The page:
Sunday, 25 July 2010

Alex Higgins: Turn Him Up

I thought I saw Alex Higgins sitting at the piano this morning. Alex Higgins died yesterday. I saw him play live in a pub once (when I was young). I never learned the piano and I’m not interested in snooker, but the sight of 'Alex Higgins at the table'; it's as visually beautiful as Vespas playing table tennis, certain obscure outcrops of rock, or my personal shopper's smile of approval.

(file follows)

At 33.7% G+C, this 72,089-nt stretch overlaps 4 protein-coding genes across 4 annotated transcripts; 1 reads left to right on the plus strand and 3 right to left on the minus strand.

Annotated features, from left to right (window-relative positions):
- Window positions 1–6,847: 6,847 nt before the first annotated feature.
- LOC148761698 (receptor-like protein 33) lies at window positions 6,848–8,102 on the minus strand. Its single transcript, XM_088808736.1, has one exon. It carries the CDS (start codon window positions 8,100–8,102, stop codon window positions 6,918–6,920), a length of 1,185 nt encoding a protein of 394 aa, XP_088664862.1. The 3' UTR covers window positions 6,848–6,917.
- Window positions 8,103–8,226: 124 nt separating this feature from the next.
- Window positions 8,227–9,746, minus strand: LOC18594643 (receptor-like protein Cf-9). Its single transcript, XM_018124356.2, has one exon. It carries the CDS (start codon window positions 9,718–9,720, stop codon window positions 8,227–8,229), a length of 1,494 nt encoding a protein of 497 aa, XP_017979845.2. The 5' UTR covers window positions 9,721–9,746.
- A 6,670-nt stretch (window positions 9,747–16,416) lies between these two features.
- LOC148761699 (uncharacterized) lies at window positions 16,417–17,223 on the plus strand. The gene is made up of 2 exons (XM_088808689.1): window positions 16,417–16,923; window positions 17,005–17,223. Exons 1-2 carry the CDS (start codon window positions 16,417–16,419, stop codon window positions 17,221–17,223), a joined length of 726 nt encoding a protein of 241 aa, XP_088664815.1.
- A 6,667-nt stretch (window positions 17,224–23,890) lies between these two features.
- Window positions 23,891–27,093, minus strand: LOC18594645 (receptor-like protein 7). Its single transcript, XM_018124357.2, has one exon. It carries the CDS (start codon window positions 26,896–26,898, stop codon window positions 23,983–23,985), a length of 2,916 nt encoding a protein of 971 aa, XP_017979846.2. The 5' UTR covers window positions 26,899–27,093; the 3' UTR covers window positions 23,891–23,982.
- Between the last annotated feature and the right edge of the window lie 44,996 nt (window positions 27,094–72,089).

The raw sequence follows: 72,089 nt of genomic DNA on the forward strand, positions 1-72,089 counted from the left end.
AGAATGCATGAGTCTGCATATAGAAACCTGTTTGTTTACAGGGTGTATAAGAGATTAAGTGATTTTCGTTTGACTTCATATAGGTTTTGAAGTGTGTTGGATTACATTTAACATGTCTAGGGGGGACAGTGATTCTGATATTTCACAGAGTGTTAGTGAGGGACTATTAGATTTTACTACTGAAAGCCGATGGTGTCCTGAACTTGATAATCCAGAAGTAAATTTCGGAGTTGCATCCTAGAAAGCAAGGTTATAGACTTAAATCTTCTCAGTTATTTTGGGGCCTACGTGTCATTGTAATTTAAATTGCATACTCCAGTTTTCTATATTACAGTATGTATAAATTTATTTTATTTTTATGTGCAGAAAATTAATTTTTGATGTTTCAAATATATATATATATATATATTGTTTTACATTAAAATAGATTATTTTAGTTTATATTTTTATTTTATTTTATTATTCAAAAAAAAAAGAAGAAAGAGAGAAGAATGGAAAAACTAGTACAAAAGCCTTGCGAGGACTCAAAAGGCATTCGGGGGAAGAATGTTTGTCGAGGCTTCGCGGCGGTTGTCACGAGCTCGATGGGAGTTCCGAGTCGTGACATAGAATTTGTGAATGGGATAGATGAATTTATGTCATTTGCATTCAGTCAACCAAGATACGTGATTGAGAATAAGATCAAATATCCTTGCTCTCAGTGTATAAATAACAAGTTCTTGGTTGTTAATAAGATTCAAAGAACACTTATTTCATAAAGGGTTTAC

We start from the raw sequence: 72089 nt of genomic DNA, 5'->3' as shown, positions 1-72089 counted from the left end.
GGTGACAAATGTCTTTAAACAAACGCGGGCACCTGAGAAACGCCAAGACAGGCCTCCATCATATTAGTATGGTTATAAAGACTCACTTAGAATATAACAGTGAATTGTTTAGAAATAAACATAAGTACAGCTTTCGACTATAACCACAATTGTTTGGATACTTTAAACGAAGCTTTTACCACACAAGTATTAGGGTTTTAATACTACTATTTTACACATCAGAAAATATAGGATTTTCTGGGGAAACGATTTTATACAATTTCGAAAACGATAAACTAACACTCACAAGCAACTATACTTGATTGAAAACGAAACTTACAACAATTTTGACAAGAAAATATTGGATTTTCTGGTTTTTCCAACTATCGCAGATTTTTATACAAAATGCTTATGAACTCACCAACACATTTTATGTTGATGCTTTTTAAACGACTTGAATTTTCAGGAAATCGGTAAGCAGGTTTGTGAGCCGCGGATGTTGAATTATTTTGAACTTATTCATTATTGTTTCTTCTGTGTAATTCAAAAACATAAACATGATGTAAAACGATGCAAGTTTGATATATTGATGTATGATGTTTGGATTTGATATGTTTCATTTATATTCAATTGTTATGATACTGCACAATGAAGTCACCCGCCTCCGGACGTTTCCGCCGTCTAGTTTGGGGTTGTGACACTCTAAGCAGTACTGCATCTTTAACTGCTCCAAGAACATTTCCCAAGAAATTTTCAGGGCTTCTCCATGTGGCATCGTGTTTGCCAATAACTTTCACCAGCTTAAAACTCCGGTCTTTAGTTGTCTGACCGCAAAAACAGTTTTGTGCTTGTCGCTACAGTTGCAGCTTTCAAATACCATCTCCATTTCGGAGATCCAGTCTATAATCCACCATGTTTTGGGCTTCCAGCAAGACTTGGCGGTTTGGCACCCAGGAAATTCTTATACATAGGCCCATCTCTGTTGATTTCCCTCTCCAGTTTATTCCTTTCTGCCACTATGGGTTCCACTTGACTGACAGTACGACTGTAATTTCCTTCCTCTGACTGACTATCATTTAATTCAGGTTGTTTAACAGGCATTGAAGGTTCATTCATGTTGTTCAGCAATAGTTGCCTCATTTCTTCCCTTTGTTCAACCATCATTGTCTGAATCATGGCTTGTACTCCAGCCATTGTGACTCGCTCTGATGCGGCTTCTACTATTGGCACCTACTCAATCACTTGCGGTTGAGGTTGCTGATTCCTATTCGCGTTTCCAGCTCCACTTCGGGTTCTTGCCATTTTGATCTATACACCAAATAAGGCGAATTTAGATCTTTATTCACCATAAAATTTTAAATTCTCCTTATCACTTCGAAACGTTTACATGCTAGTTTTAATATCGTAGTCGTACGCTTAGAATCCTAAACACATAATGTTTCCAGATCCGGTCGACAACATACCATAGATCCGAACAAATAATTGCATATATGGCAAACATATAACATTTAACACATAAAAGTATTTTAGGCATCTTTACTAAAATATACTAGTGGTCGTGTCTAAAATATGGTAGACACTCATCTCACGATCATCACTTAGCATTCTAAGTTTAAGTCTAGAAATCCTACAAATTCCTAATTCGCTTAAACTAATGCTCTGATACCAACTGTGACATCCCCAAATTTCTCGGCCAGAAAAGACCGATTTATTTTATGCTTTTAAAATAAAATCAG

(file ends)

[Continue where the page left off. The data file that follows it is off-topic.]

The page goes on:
I see a lot of Higgins in the high-wire walker, Phillipe Petit. But the best place to look for him is in novels: Knut Hamsun’s, ‘Hunger’, or Radiguet’s, ‘Devil in the Flesh’. But you won’t find a truer portrait of ‘Higgins the artist’, of Higgins the twitching, chain-smoking, hollow-eyed, quick-as-a-flash, thin-as-a-pin, self-centered child/man, virtuoso that he was, than by reading ‘The Edible Woman’, by Margaret Atwood: wherever she says Duncan, read, Alex. I found him irresistible.

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